Step 2: Mix concrete, fill your mold...

Picture of Mix concrete, fill your mold...

Spray your mold with cooking oil and set aside. Mix the concrete so it is about the consistency of peanut butter, not a slushee. It should hold a bit of form when shaped into a ball, but not so wet that it slumps, and not so dry that you can't make a ball without a great deal of effort. Not too wet, not too dry.

Pack the mold, tapping and poking the concrete down into any crevices in the mold. Once filled, level off the top with something flat like a ruler. If you can, carefully bounce the project on a firm surface that is covered with something cushy. You don't want to break the mold, especially if you've chosen a glass mold.

Set on a level surface out of direct sun. Wait twenty four hours before you even think of touching it.
Livy Apple3 years ago
but ...
it may occur that chicken wire can get rusted... and isn´t it bad for gardening?
even if chicken wire doesn´t have direct contact with roots, oxide can pass through concrete mix (hypertufa) and damage the plant!!? opinion?

BrianJewett4 years ago
What about reinforcing materials like chicken wire or some sort of fiber? Will the bowls be strong enough without it?
WUVIE (author)  BrianJewett4 years ago
Hello Brian,

As these bowls are relatively small, I don't know that reinforcements
are necessary, but certainly a good idea just to be certain. Especially
if the bowls are going to be used outdoors.

Many thanks for the mention of wire or fiber!

jsadler1 WUVIE4 years ago
I like to use chicken wire in any project just to save the occasional foot from being crushed. It is not always that the product will ever be stressed in use but having a bowl snap in half while moving it can make a mess out if a foot. And anything that could ever involve a falling chunk of concrete absolutely needs wire or rebar for safety. A few layers of chicken wire can boost the strength of some cement-sand mixes to astounding strength and without need for rock in the mix capturing detail in a mold is rather easy.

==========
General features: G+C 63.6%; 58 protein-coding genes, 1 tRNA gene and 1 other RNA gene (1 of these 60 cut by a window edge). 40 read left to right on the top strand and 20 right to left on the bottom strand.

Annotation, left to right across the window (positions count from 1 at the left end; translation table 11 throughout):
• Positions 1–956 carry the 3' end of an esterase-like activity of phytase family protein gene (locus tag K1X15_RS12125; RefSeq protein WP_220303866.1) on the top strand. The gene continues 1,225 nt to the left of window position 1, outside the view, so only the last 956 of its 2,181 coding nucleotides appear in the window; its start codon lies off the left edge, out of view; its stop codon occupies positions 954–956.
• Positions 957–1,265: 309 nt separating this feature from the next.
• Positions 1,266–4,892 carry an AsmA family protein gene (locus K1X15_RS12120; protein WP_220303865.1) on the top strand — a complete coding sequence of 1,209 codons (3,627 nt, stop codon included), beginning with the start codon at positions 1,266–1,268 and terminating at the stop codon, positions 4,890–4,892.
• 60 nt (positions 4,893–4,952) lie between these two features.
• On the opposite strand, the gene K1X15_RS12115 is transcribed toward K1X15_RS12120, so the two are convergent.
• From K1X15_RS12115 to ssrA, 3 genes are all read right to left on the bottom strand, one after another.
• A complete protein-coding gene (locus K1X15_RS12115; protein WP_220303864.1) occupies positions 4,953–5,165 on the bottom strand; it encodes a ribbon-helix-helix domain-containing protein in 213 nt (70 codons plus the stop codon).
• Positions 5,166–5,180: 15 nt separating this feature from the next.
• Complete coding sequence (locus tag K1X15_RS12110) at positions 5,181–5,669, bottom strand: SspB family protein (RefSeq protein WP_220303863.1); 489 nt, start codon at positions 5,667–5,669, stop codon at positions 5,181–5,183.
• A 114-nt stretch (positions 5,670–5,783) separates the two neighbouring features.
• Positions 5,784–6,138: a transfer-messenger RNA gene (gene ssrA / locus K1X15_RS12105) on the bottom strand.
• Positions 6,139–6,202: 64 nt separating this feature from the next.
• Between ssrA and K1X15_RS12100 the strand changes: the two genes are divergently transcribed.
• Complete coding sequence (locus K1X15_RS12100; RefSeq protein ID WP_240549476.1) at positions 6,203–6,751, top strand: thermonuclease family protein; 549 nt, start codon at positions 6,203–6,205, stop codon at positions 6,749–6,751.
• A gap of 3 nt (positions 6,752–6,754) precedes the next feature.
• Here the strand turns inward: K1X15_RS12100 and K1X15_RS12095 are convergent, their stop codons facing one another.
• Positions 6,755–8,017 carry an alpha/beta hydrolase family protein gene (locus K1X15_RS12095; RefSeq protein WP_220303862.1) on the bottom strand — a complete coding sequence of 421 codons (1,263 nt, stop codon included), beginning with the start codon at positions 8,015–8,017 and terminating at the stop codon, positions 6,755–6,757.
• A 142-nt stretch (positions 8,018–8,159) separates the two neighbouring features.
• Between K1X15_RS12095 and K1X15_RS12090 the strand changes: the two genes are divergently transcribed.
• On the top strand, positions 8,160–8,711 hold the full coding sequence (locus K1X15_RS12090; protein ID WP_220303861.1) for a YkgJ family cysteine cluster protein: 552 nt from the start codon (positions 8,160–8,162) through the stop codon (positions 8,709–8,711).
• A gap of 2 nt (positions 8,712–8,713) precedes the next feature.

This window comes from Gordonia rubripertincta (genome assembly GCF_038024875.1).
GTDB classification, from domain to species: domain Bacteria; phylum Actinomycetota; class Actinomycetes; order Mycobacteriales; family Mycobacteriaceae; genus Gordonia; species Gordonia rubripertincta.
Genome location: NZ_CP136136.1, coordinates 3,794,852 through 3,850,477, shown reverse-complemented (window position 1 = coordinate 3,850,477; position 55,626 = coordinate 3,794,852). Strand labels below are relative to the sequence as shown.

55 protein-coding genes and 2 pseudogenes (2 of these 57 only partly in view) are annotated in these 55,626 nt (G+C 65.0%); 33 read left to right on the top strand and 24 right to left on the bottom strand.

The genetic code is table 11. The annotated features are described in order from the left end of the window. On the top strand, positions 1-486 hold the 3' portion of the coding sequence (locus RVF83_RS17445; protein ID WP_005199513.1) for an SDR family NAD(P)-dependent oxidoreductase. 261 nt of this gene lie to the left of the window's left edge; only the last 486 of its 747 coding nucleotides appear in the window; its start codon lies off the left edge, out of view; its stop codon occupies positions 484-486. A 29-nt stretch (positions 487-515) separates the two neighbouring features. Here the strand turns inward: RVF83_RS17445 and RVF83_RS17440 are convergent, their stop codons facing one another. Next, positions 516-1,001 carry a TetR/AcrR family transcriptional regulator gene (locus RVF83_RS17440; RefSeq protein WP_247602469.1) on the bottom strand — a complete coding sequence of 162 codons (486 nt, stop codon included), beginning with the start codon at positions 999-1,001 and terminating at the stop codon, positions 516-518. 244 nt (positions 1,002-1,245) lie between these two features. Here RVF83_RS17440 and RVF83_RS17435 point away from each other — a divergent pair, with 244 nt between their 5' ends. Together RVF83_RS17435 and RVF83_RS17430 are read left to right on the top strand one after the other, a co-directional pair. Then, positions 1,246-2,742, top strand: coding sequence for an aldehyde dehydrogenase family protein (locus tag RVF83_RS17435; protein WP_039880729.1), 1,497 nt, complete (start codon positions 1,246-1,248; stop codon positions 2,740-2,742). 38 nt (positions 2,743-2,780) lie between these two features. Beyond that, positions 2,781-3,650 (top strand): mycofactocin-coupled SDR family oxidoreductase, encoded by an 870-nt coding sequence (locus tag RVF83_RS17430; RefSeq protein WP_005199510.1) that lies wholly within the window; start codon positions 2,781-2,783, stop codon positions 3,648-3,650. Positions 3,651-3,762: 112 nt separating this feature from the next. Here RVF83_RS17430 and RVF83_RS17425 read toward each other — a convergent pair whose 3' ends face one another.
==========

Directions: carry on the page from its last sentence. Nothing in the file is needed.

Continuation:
WUVIE (author)  jsadler14 years ago
Chicken wire, oh, and we have plenty of that around the house. Can't wait to try my next project using reinforcements.

Thanks for your post! :-)
glorybe WUVIE4 years ago
Several layers spread a bit apart can build a very strong structure. Everything from ships to roofs that you can park cars on has been built with layers of cement and chicken wire but you want to apply the cement all at once. A common toilet plunger can be used to make the cement mix spread nicely through all the layers of wires. Some people make little poker chip like objects from cement-sad mix to keep the wires spread apart. With good sand a mix of 15-20 percent cement will get the job done. Remember that wires replaces the rock found in concrete so you want to have about five layers of chicken wire for two inches thick finished product and always mix with as little water as you can and still work the mixture into the forms.
outdoorart4 years ago
Concrete reaches something like 90% of it's strengh in 3 days...the last 10% is complete after 30 days....in construction work, forms can be removed in 3 days.
It is a chemical reaction so the right proprtion of water to cement is important. You don't want this water needed for the chemical reaction to evaporate, so it is good to keep the surface moist (or at least not dried out). Cement is not an environmentally friendly material so substituting portions if a different material is a good idea. You can experiment with sand, soil small rocks, ground glass, etc.
Thanks for posting...this is a great project and your bowl is beautiful.
WUVIE (author)  outdoorart4 years ago
Great information, Outdoorart, thank you so much for your compliments and input! :-)